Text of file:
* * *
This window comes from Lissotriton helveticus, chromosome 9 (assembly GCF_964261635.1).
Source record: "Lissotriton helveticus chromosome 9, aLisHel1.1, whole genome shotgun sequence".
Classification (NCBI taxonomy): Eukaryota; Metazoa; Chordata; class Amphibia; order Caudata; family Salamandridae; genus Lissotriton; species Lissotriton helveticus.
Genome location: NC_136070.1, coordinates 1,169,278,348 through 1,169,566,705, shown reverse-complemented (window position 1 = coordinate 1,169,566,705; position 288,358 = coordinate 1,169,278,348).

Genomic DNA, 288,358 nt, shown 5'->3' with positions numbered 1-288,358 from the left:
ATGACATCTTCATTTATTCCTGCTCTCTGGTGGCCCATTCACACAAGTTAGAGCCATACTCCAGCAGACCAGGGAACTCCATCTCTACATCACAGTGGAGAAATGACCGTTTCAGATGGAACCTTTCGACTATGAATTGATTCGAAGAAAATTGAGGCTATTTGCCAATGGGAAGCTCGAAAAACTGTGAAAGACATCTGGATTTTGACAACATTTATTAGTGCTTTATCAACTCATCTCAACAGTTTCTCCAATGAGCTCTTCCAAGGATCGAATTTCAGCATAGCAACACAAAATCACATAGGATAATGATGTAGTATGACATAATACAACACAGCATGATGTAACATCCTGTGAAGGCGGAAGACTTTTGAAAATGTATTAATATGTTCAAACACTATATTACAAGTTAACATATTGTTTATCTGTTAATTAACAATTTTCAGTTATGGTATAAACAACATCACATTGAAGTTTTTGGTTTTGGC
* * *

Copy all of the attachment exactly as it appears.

This window comes from Lissotriton helveticus, chromosome 9 (assembly GCF_964261635.1).
Source record: "Lissotriton helveticus chromosome 9, aLisHel1.1, whole genome shotgun sequence".
Classification (NCBI taxonomy): Eukaryota; Metazoa; Chordata; class Amphibia; order Caudata; family Salamandridae; genus Lissotriton; species Lissotriton helveticus.
Genome location: NC_136070.1, coordinates 1,169,278,348 through 1,169,566,705, shown reverse-complemented (window position 1 = coordinate 1,169,566,705; position 288,358 = coordinate 1,169,278,348).

Genomic DNA, 288,358 nt, shown 5'->3' with positions numbered 1-288,358 from the left:
ATGACATCTTCATTTATTCCTGCTCTCTGGTGGCCCATTCACACAAGTTAGAGCCATACTCCAGCAGACCAGGGAACTCCATCTCTACATCACAGTGGAGAAATGACCGTTTCAGATGGAACCTTTCGACTATGAATTGATTCGAAGAAAATTGAGGCTATTTGCCAATGGGAAGCTCGAAAAACTGTGAAAGACATCTGGATTTTGACAACATTTATTAGTGCTTTATCAACTCATCTCAACAGTTTCTCCAATGAGCTCTTCCAAGGATCGAATTTCAGCATAGCAACACAAAATCACATAGGATAATGATGTAGTATGACATAATACAACACAGCATGATGTAACATCCTGTGAAGGCGGAAGACTTTTGAAAATGTATTAATATGTTCAAACACTATATTACAAGTTAACATATTGTTTATCTGTTAATTAACAATTTTCAGTTATGGTATAAACAACATCACATTGAAGTTTTTGGTTTTGGC